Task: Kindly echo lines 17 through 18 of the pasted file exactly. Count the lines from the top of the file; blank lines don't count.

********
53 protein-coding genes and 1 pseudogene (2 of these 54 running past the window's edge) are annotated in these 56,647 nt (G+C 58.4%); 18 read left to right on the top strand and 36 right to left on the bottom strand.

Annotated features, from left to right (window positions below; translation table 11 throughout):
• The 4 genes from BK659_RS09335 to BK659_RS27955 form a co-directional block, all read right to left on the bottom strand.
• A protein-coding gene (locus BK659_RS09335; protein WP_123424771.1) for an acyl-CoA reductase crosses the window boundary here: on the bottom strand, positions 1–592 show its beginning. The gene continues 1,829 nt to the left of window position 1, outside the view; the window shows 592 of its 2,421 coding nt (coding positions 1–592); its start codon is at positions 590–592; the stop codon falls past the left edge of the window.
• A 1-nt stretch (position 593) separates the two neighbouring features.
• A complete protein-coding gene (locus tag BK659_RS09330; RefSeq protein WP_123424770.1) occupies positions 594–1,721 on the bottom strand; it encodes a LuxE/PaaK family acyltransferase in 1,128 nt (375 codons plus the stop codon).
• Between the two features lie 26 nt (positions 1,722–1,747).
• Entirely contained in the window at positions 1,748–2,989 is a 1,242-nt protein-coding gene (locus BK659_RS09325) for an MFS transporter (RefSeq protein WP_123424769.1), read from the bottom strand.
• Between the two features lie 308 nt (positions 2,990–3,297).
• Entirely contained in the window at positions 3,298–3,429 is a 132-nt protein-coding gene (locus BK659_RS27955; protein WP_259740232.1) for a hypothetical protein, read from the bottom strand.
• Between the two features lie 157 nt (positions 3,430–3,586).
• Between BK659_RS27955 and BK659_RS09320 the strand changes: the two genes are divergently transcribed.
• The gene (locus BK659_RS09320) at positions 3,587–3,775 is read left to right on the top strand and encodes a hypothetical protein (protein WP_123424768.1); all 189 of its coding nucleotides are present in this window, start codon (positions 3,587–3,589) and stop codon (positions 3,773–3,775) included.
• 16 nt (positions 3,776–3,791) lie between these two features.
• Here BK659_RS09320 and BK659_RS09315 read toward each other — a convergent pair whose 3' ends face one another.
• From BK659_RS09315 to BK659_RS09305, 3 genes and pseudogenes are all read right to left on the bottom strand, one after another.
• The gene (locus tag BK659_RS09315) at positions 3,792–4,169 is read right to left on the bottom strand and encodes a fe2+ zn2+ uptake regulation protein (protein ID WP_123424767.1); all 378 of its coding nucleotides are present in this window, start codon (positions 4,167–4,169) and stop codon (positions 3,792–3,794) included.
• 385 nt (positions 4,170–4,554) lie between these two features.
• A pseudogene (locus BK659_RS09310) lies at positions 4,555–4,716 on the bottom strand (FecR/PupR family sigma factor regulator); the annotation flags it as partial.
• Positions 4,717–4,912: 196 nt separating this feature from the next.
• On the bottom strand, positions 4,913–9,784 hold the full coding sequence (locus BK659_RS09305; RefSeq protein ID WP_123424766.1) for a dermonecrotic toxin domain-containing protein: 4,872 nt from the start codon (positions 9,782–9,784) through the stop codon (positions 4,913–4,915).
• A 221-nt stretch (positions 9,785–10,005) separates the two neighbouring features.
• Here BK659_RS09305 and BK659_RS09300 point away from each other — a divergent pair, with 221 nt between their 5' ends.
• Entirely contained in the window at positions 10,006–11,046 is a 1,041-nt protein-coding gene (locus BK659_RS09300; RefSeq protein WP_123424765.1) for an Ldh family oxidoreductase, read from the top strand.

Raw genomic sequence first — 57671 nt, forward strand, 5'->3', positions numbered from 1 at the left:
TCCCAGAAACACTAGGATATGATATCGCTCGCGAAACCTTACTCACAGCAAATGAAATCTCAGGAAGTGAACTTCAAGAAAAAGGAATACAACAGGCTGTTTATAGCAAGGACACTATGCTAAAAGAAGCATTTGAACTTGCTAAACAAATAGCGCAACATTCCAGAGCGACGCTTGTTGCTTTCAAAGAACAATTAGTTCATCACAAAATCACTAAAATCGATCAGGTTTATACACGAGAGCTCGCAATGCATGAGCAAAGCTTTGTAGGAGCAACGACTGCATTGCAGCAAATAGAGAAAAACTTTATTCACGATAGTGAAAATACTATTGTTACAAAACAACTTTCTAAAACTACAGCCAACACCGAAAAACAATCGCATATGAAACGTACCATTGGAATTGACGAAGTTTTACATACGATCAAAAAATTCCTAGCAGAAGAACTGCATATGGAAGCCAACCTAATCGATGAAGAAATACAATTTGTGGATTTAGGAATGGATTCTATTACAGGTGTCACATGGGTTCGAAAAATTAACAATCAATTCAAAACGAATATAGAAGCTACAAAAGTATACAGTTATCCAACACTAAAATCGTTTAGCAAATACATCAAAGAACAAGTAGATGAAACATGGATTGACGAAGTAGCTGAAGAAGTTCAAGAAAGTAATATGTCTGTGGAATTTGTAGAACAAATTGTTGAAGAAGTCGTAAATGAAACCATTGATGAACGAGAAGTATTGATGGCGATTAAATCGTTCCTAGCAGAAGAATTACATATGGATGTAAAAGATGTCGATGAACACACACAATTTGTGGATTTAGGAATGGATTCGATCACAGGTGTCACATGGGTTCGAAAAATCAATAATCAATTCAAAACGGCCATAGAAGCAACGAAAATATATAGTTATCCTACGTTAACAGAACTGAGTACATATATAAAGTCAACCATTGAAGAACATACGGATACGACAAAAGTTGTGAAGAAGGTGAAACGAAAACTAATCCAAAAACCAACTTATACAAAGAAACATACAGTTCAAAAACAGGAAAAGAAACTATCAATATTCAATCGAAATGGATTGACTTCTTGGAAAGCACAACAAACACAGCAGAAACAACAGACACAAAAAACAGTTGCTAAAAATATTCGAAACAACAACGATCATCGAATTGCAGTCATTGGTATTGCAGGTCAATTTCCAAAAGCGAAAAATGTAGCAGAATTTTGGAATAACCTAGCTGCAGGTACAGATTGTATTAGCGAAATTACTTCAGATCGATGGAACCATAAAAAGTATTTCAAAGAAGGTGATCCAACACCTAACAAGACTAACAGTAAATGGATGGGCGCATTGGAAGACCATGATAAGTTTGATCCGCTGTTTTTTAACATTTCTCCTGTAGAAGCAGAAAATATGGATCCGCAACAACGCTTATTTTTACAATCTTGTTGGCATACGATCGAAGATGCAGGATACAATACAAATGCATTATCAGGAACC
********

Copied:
• The gene (locus tag BK659_RS09315) at positions 3,792–4,169 is read right to left on the bottom strand and encodes a fe2+ zn2+ uptake regulation protein (protein ID WP_123424767.1); all 378 of its coding nucleotides are present in this window, start codon (positions 4,167–4,169) and stop codon (positions 3,792–3,794) included.
• 385 nt (positions 4,170–4,554) lie between these two features.